In its senior year, Home Movies is far more story-oriented than during any of its previous seasons. Beginning with Camp, the animators and writers set the stage for this final collection of stories with a bang. There's a certain air of disillusionment about the cast this time around, with aspiring filmmaker Brendon Small attending Camp Campingston Falls to learn the nit-and-gritty of show business. Accompanied by his best friends/partners, Melissa and Jason, Brendon finds the experience denigrating as the rigid, Hollywood-centric instructor derides his independent film. Outraged by the tyrannical forces of the camp, the filmmaking trio launches a scathing attack on the industry and escapes the counselors' wrath thanks to Brendon's mom, Paula. Unfortunately, the kids' lovable, drunken soccer coach, Jon McGuirk, is unable to shake off a bizarre cult of men chasing him through the surrounding woods. The horrifying result? Coach McGuirk accepts the cult's enlightened understanding of male emotions.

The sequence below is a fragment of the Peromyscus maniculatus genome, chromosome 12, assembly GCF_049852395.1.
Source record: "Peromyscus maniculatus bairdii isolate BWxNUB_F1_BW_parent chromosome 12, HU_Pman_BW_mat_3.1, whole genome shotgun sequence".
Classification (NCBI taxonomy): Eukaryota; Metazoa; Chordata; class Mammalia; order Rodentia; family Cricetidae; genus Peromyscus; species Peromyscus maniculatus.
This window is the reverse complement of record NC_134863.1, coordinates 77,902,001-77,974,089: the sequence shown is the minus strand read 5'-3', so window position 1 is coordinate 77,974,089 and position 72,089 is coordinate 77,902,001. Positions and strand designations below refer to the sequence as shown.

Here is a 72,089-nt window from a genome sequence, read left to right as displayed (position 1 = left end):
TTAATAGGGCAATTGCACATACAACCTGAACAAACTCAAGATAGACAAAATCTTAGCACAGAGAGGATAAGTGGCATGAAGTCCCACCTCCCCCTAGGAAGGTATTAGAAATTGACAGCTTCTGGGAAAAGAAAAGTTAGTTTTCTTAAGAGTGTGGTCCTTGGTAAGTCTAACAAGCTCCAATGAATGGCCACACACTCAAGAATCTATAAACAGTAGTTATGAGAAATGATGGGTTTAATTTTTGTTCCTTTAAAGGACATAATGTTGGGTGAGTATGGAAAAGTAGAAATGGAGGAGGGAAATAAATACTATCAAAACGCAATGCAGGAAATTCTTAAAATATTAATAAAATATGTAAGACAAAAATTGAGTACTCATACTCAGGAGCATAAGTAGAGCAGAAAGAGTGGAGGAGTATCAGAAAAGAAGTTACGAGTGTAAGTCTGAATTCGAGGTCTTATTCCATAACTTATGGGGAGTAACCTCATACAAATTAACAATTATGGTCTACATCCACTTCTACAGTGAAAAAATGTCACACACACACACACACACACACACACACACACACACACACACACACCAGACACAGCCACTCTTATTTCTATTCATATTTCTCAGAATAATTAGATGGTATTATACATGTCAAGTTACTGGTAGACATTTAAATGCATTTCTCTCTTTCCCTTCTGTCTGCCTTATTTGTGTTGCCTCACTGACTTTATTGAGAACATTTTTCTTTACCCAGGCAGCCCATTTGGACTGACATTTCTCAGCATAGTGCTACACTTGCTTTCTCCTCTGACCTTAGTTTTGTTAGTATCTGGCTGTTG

Not that it holds. Before long, McGuirk is back to his usual unsavory self, cursing at a referee in Curses while also explaining to Brendon that swearing will always come back to haunt you. The show's humor is esoteric in the extreme. Writers Small and Bill Braudis are taking more chances this season, pushing the expletives and sexual innuendos to a new level. The Heart Smashers features showcases a McGuirk with unbelievably ripped pecs until, well, they rip and he winds up walking around with a pair of man boobs. There's also a touching storyline about Melissa and her father Eric in Curses. Disheartened by her father beginning to date again, Melissa moves in with Brendon and the result is disastrous. Though it's not as nearly as trying as when Brendon and Jason find themselves caught up in a love triangle in Those Bitches Tried to Cheat Me. The storytelling is more sophisticated in this final season than in the previous ones. Whereas the Brendon-Jason storyline would've been the whole focus of a Season One episode, now it is being told alongside various other tantalizing comic delights. While struggling with Jason, Brendon also cheats on a test and McGuirk tries to scam his way out of traffic school.